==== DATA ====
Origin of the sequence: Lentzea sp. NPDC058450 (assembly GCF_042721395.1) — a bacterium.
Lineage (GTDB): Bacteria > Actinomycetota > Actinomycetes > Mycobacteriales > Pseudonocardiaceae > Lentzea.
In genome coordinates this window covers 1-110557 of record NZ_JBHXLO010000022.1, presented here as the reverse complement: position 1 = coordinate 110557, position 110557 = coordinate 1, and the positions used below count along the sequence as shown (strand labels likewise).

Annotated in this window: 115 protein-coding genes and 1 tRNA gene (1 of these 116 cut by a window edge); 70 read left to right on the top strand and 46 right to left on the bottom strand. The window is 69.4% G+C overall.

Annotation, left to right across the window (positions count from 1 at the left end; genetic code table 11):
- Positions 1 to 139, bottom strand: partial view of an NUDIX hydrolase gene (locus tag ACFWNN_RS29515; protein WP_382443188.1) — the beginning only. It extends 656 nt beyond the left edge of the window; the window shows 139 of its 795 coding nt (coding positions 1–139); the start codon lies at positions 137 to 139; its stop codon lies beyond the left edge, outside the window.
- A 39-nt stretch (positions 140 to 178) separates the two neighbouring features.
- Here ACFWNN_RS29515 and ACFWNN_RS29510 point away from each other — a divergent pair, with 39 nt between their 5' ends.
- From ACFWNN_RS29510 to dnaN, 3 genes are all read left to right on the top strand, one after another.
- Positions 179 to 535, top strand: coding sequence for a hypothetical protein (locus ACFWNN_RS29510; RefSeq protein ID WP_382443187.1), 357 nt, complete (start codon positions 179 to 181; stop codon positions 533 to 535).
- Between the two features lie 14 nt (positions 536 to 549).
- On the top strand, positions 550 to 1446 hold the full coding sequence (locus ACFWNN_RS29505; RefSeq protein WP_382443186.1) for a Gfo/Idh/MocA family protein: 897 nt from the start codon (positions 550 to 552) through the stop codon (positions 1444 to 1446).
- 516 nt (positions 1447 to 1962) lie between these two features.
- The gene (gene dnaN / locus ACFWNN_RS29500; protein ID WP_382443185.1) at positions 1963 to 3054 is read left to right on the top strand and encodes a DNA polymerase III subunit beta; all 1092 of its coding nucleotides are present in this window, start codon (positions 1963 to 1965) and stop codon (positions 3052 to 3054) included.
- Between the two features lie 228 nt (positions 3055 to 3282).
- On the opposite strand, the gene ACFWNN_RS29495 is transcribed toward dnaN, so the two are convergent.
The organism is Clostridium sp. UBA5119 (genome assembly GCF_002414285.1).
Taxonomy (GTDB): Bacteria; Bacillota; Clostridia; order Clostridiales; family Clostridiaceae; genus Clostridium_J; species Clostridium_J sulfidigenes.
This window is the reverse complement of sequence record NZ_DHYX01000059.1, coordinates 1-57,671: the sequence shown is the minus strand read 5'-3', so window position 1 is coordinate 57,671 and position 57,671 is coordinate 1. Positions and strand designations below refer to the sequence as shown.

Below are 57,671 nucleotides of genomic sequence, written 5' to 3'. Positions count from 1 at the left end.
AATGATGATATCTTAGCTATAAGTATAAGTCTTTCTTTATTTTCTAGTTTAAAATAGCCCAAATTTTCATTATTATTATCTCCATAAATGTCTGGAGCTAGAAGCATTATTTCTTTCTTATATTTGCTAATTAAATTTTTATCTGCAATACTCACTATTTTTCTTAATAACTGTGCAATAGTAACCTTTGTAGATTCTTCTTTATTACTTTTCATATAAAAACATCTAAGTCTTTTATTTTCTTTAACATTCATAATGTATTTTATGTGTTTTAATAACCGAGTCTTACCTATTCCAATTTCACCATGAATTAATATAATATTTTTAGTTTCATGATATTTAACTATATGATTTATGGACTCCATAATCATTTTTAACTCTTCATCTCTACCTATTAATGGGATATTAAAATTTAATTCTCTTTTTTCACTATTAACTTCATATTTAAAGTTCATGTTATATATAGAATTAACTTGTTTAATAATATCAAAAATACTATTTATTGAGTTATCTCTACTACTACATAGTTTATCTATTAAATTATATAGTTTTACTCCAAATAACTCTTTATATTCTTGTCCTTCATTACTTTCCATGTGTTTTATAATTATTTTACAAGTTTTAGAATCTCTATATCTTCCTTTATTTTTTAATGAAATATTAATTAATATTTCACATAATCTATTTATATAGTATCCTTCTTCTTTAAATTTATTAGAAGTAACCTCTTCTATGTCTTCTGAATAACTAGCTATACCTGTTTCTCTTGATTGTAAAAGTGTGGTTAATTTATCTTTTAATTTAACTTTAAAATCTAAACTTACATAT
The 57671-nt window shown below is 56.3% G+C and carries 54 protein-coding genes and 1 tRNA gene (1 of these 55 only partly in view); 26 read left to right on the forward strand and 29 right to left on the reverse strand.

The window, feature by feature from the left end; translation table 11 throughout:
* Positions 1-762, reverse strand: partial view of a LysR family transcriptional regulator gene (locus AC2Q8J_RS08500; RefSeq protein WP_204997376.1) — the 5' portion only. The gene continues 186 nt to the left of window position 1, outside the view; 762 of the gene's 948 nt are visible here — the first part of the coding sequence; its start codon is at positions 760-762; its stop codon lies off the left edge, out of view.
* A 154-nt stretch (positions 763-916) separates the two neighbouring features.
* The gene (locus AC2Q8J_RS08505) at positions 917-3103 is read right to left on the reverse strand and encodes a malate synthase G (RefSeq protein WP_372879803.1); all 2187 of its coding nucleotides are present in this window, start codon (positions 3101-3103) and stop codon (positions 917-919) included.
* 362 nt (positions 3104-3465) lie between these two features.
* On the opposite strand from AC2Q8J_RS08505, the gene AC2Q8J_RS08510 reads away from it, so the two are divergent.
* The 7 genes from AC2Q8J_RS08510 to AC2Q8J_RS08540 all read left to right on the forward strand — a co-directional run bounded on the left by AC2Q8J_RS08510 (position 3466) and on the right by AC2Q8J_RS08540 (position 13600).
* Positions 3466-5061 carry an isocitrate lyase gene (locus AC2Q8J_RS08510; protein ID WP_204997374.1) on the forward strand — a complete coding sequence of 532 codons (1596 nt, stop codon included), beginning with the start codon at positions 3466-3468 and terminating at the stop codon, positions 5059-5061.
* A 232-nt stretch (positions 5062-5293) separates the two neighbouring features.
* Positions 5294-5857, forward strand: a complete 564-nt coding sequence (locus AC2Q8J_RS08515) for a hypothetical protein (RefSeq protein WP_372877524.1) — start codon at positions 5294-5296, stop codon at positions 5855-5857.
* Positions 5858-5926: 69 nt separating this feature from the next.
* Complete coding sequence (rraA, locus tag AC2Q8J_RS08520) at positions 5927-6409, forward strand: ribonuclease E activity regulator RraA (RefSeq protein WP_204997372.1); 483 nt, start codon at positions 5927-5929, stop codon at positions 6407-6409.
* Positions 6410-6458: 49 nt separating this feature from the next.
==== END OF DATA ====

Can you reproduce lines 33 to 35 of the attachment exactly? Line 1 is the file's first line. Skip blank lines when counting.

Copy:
* Positions 5858-5926: 69 nt separating this feature from the next.
* Complete coding sequence (rraA, locus tag AC2Q8J_RS08520) at positions 5927-6409, forward strand: ribonuclease E activity regulator RraA (RefSeq protein WP_204997372.1); 483 nt, start codon at positions 5927-5929, stop codon at positions 6407-6409.
* Positions 6410-6458: 49 nt separating this feature from the next.